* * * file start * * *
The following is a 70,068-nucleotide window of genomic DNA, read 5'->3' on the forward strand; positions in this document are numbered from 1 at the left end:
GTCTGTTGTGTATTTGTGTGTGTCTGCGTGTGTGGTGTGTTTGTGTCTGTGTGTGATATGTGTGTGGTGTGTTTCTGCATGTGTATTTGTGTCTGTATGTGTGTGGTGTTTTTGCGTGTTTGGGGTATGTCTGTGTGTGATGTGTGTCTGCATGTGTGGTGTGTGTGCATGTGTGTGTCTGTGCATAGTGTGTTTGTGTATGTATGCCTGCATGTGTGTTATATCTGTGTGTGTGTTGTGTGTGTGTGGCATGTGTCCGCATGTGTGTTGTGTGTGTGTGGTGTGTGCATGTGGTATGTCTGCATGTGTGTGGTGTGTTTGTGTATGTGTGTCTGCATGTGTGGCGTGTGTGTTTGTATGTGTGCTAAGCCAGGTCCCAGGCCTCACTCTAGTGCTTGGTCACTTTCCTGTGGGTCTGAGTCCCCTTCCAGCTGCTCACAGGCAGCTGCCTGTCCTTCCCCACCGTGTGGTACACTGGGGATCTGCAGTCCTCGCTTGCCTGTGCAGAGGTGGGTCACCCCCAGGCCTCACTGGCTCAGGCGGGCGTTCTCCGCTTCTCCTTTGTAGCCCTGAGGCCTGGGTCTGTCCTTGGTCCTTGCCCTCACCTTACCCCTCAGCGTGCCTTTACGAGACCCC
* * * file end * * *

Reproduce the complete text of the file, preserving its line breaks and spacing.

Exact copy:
The following is a 70,068-nucleotide window of genomic DNA, read 5'->3' on the forward strand; positions in this document are numbered from 1 at the left end:
GTCTGTTGTGTATTTGTGTGTGTCTGCGTGTGTGGTGTGTTTGTGTCTGTGTGTGATATGTGTGTGGTGTGTTTCTGCATGTGTATTTGTGTCTGTATGTGTGTGGTGTTTTTGCGTGTTTGGGGTATGTCTGTGTGTGATGTGTGTCTGCATGTGTGGTGTGTGTGCATGTGTGTGTCTGTGCATAGTGTGTTTGTGTATGTATGCCTGCATGTGTGTTATATCTGTGTGTGTGTTGTGTGTGTGTGGCATGTGTCCGCATGTGTGTTGTGTGTGTGTGGTGTGTGCATGTGGTATGTCTGCATGTGTGTGGTGTGTTTGTGTATGTGTGTCTGCATGTGTGGCGTGTGTGTTTGTATGTGTGCTAAGCCAGGTCCCAGGCCTCACTCTAGTGCTTGGTCACTTTCCTGTGGGTCTGAGTCCCCTTCCAGCTGCTCACAGGCAGCTGCCTGTCCTTCCCCACCGTGTGGTACACTGGGGATCTGCAGTCCTCGCTTGCCTGTGCAGAGGTGGGTCACCCCCAGGCCTCACTGGCTCAGGCGGGCGTTCTCCGCTTCTCCTTTGTAGCCCTGAGGCCTGGGTCTGTCCTTGGTCCTTGCCCTCACCTTACCCCTCAGCGTGCCTTTACGAGACCCC